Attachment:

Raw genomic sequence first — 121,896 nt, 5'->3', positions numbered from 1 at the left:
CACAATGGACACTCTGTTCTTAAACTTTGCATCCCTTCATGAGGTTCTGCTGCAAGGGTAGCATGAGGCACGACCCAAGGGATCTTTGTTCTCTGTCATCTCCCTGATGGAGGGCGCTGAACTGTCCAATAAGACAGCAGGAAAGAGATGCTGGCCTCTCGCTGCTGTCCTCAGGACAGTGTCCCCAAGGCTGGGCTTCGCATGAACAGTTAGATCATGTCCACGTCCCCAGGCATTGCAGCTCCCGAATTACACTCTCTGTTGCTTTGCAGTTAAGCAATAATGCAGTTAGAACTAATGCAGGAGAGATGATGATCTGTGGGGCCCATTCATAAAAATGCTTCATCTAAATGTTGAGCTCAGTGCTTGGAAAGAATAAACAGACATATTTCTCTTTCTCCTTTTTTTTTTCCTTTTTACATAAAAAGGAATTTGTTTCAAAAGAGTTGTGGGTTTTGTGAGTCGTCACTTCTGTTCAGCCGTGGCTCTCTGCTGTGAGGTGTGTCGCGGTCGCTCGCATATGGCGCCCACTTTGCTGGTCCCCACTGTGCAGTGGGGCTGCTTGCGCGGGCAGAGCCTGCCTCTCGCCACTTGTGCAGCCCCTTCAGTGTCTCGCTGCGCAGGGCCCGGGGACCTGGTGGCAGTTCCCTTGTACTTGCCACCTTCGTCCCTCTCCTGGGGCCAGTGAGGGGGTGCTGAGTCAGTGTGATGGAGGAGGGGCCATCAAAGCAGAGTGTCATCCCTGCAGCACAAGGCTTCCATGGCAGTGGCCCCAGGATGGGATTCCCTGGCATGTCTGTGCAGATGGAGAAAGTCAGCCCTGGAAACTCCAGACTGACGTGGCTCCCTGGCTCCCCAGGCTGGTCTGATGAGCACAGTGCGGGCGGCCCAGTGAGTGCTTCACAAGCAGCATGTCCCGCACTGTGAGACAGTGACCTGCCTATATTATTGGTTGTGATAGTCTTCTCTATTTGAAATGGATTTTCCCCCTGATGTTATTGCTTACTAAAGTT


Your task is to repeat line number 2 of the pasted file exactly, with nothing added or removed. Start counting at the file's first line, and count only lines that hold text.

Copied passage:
CACAATGGACACTCTGTTCTTAAACTTTGCATCCCTTCATGAGGTTCTGCTGCAAGGGTAGCATGAGGCACGACCCAAGGGATCTTTGTTCTCTGTCATCTCCCTGATGGAGGGCGCTGAACTGTCCAATAAGACAGCAGGAAAGAGATGCTGGCCTCTCGCTGCTGTCCTCAGGACAGTGTCCCCAAGGCTGGGCTTCGCATGAACAGTTAGATCATGTCCACGTCCCCAGGCATTGCAGCTCCCGAATTACACTCTCTGTTGCTTTGCAGTTAAGCAATAATGCAGTTAGAACTAATGCAGGAGAGATGATGATCTGTGGGGCCCATTCATAAAAATGCTTCATCTAAATGTTGAGCTCAGTGCTTGGAAAGAATAAACAGACATATTTCTCTTTCTCCTTTTTTTTTTCCTTTTTACATAAAAAGGAATTTGTTTCAAAAGAGTTGTGGGTTTTGTGAGTCGTCACTTCTGTTCAGCCGTGGCTCTCTGCTGTGAGGTGTGTCGCGGTCGCTCGCATATGGCGCCCACTTTGCTGGTCCCCACTGTGCAGTGGGGCTGCTTGCGCGGGCAGAGCCTGCCTCTCGCCACTTGTGCAGCCCCTTCAGTGTCTCGCTGCGCAGGGCCCGGGGACCTGGTGGCAGTTCCCTTGTACTTGCCACCTTCGTCCCTCTCCTGGGGCCAGTGAGGGGGTGCTGAGTCAGTGTGATGGAGGAGGGGCCATCAAAGCAGAGTGTCATCCCTGCAGCACAAGGCTTCCATGGCAGTGGCCCCAGGATGGGATTCCCTGGCATGTCTGTGCAGATGGAGAAAGTCAGCCCTGGAAACTCCAGACTGACGTGGCTCCCTGGCTCCCCAGGCTGGTCTGATGAGCACAGTGCGGGCGGCCCAGTGAGTGCTTCACAAGCAGCATGTCCCGCACTGTGAGACAGTGACCTGCCTATATTATTGGTTGTGATAGTCTTCTCTATTTGAAATGGATTTTCCCCCTGATGTTATTGCTTACTAAAGTT